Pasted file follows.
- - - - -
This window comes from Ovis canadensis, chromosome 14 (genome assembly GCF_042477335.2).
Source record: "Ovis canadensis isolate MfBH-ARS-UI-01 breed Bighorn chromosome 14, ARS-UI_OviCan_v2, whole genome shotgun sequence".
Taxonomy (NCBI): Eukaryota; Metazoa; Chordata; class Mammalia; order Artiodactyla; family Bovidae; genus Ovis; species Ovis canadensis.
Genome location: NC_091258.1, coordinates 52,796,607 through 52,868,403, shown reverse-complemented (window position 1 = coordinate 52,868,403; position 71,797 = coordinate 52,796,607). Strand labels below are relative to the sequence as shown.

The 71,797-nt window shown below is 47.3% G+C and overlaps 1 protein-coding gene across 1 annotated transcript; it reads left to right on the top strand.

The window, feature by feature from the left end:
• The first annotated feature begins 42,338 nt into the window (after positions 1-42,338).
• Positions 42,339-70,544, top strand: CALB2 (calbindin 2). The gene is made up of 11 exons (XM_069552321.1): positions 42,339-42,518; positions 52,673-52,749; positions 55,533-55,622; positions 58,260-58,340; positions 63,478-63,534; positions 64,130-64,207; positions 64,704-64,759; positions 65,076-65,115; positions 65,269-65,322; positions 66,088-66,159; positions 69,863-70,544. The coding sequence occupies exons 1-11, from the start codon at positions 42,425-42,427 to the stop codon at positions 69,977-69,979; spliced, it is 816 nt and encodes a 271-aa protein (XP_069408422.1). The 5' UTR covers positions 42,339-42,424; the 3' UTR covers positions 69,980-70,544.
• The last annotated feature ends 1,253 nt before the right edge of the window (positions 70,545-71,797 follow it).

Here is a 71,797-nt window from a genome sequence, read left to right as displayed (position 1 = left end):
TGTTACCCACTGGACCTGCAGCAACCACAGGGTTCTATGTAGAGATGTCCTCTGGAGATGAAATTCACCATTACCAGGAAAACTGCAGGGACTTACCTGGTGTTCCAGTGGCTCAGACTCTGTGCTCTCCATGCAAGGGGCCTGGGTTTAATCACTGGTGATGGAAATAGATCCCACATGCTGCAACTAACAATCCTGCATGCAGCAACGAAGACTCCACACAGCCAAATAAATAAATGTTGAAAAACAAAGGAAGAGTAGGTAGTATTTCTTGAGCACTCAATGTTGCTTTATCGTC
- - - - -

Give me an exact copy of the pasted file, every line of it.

This window comes from Ovis canadensis, chromosome 14 (genome assembly GCF_042477335.2).
Source record: "Ovis canadensis isolate MfBH-ARS-UI-01 breed Bighorn chromosome 14, ARS-UI_OviCan_v2, whole genome shotgun sequence".
Taxonomy (NCBI): Eukaryota; Metazoa; Chordata; class Mammalia; order Artiodactyla; family Bovidae; genus Ovis; species Ovis canadensis.
Genome location: NC_091258.1, coordinates 52,796,607 through 52,868,403, shown reverse-complemented (window position 1 = coordinate 52,868,403; position 71,797 = coordinate 52,796,607). Strand labels below are relative to the sequence as shown.

The 71,797-nt window shown below is 47.3% G+C and overlaps 1 protein-coding gene across 1 annotated transcript; it reads left to right on the top strand.

The window, feature by feature from the left end:
• The first annotated feature begins 42,338 nt into the window (after positions 1-42,338).
• Positions 42,339-70,544, top strand: CALB2 (calbindin 2). The gene is made up of 11 exons (XM_069552321.1): positions 42,339-42,518; positions 52,673-52,749; positions 55,533-55,622; positions 58,260-58,340; positions 63,478-63,534; positions 64,130-64,207; positions 64,704-64,759; positions 65,076-65,115; positions 65,269-65,322; positions 66,088-66,159; positions 69,863-70,544. The coding sequence occupies exons 1-11, from the start codon at positions 42,425-42,427 to the stop codon at positions 69,977-69,979; spliced, it is 816 nt and encodes a 271-aa protein (XP_069408422.1). The 5' UTR covers positions 42,339-42,424; the 3' UTR covers positions 69,980-70,544.
• The last annotated feature ends 1,253 nt before the right edge of the window (positions 70,545-71,797 follow it).

Here is a 71,797-nt window from a genome sequence, read left to right as displayed (position 1 = left end):
TGTTACCCACTGGACCTGCAGCAACCACAGGGTTCTATGTAGAGATGTCCTCTGGAGATGAAATTCACCATTACCAGGAAAACTGCAGGGACTTACCTGGTGTTCCAGTGGCTCAGACTCTGTGCTCTCCATGCAAGGGGCCTGGGTTTAATCACTGGTGATGGAAATAGATCCCACATGCTGCAACTAACAATCCTGCATGCAGCAACGAAGACTCCACACAGCCAAATAAATAAATGTTGAAAAACAAAGGAAGAGTAGGTAGTATTTCTTGAGCACTCAATGTTGCTTTATCGTC